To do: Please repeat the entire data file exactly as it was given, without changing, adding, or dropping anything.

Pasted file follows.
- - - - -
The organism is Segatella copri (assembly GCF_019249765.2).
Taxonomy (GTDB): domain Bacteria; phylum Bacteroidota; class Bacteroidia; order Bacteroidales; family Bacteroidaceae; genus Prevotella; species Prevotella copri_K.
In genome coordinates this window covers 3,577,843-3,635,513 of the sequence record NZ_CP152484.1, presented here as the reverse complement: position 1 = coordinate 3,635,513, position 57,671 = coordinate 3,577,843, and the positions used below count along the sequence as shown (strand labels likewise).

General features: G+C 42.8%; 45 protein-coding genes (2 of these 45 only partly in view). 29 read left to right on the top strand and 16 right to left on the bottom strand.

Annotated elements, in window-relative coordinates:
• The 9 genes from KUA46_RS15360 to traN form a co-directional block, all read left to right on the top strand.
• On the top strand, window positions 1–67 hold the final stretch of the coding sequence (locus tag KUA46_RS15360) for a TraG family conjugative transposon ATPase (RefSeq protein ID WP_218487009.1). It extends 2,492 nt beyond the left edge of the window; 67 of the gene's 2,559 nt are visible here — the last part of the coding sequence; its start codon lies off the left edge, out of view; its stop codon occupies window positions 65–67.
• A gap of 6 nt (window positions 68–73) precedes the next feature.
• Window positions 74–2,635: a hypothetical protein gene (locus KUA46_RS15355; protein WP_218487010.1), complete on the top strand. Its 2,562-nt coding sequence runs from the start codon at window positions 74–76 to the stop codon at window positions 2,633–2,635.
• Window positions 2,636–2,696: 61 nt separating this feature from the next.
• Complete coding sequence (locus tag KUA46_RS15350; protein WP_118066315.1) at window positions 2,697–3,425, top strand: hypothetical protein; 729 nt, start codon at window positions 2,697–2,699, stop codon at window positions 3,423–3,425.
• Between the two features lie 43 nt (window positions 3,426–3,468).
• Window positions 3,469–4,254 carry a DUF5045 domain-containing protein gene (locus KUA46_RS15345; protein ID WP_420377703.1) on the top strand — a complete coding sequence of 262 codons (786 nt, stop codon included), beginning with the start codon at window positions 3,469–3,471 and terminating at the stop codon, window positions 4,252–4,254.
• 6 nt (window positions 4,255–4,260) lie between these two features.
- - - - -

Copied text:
The organism is Segatella copri (assembly GCF_019249765.2).
Taxonomy (GTDB): domain Bacteria; phylum Bacteroidota; class Bacteroidia; order Bacteroidales; family Bacteroidaceae; genus Prevotella; species Prevotella copri_K.
In genome coordinates this window covers 3,577,843-3,635,513 of the sequence record NZ_CP152484.1, presented here as the reverse complement: position 1 = coordinate 3,635,513, position 57,671 = coordinate 3,577,843, and the positions used below count along the sequence as shown (strand labels likewise).

General features: G+C 42.8%; 45 protein-coding genes (2 of these 45 only partly in view). 29 read left to right on the top strand and 16 right to left on the bottom strand.

Annotated elements, in window-relative coordinates:
• The 9 genes from KUA46_RS15360 to traN form a co-directional block, all read left to right on the top strand.
• On the top strand, window positions 1–67 hold the final stretch of the coding sequence (locus tag KUA46_RS15360) for a TraG family conjugative transposon ATPase (RefSeq protein ID WP_218487009.1). It extends 2,492 nt beyond the left edge of the window; 67 of the gene's 2,559 nt are visible here — the last part of the coding sequence; its start codon lies off the left edge, out of view; its stop codon occupies window positions 65–67.
• A gap of 6 nt (window positions 68–73) precedes the next feature.
• Window positions 74–2,635: a hypothetical protein gene (locus KUA46_RS15355; protein WP_218487010.1), complete on the top strand. Its 2,562-nt coding sequence runs from the start codon at window positions 74–76 to the stop codon at window positions 2,633–2,635.
• Window positions 2,636–2,696: 61 nt separating this feature from the next.
• Complete coding sequence (locus tag KUA46_RS15350; protein WP_118066315.1) at window positions 2,697–3,425, top strand: hypothetical protein; 729 nt, start codon at window positions 2,697–2,699, stop codon at window positions 3,423–3,425.
• Between the two features lie 43 nt (window positions 3,426–3,468).
• Window positions 3,469–4,254 carry a DUF5045 domain-containing protein gene (locus KUA46_RS15345; protein ID WP_420377703.1) on the top strand — a complete coding sequence of 262 codons (786 nt, stop codon included), beginning with the start codon at window positions 3,469–3,471 and terminating at the stop codon, window positions 4,252–4,254.
• 6 nt (window positions 4,255–4,260) lie between these two features.